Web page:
United Way-Funded Program Promotes Literacy Among Arlington Youth
ARLINGTON (CBSDFW.COM) – About two dozen wide-eyed four and five year olds filed off of a school bus Thursday on an important field trip.
“This is the big library!” a smiling librarian waiting to greet the children said.
The kids gazed at the Arlington Central Library as they formed a single-file line.
“It looks like a building,” one boy said.
“It IS a building!” the librarian replied.
They’re Pre-K students. And this was their first real introduction to a library.
They were led into the children’s section of the library and sat in a semi-circled recess that served as a small theatre. One of the librarians began telling stories using puppets, drawings and – of course – books.
“Run! Run as fast as you can!” the children chanted in unison while the storyteller used a paper ginger man to tell the classic children’s story. “You can’t catch me! I’m the gingerbread man!”
“A lot of the pre-k’s don’t even go to the libraries in the schools because of overcrowding or whatever,” said Laureen Jacobs of the Arlington Library. “This is a pre-literacy exercise for them. They get the stories. They get the rhythm. I do a lot of singing so the words are broken up into syllables when we sing.”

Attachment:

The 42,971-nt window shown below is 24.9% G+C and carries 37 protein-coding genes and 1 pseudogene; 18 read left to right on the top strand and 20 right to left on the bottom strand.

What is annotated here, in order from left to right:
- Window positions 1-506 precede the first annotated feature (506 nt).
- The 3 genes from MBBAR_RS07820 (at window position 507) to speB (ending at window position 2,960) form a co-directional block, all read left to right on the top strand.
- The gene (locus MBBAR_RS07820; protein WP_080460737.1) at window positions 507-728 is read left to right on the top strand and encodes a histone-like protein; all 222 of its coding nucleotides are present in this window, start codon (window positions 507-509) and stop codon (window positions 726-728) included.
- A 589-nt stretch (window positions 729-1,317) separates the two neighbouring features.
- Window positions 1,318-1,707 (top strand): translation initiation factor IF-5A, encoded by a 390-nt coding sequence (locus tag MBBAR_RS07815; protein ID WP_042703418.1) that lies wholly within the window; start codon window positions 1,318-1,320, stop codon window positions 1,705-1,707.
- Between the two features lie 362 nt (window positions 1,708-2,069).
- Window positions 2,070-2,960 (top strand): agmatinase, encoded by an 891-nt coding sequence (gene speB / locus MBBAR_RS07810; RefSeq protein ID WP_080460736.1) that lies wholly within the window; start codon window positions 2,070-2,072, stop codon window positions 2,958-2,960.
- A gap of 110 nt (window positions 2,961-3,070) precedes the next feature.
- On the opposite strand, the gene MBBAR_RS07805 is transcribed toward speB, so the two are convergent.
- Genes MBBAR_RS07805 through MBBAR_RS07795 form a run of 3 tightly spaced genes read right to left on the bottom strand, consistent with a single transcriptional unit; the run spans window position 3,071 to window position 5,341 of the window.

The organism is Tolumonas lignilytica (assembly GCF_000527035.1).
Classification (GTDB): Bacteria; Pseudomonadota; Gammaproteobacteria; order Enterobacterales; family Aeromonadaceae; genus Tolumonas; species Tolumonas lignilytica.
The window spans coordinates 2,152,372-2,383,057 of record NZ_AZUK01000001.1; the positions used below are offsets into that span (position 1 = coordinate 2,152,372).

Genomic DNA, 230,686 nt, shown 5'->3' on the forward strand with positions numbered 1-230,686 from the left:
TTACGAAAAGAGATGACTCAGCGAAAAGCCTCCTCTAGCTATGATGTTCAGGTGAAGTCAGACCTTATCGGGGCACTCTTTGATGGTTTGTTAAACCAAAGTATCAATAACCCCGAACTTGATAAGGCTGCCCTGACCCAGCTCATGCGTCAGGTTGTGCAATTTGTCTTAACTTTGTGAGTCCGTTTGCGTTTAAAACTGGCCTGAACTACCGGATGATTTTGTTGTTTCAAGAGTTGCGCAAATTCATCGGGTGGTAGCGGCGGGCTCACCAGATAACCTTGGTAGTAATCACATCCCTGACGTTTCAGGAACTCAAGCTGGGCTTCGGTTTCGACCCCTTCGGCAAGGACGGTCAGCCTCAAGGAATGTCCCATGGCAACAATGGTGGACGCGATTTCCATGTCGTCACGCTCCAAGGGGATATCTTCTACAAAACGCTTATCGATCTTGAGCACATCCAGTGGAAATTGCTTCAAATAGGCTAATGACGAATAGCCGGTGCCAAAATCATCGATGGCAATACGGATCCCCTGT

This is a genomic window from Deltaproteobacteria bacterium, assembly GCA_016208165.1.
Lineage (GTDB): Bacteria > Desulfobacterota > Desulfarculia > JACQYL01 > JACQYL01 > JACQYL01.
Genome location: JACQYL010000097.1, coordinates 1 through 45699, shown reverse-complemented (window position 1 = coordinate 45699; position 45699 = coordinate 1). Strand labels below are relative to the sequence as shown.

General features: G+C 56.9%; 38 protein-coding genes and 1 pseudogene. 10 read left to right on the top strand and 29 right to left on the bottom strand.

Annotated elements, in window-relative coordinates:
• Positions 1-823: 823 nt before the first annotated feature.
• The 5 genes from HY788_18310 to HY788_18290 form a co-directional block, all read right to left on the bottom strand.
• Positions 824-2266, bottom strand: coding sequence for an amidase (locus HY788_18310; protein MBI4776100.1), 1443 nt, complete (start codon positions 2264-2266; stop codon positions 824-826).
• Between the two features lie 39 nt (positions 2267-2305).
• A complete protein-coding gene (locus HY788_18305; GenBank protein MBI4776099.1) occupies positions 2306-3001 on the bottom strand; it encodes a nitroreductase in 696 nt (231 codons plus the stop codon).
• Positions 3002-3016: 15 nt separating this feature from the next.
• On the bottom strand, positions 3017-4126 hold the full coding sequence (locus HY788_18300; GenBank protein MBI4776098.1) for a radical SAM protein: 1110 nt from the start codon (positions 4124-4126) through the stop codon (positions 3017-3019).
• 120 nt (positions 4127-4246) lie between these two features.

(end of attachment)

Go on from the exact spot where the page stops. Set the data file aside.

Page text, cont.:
And the students were told the stories they heard are also stories they could read.
“You can put ’em in the backpack and take them home,” Jacobs told the students.
The United Way pays for the program. And teachers say it’s the first big step that turns children into readers.
“And then when we show the children what’s available to them, that they can get books and movies and cd’s, then they’re very excited to tell their parents and then they can encourage their parents to have them come,” said Cherry Hardin, a teacher at Rankin Elementary, one of the school participating in the program. “So that builds literacy.”
The students were handed their first library card, a book bag and a complimentary book from the library as they left.
It’s only the second year of the program in Arlington. But teachers and librarians have been so pleased with the results they’re hoping to extend the program in future years.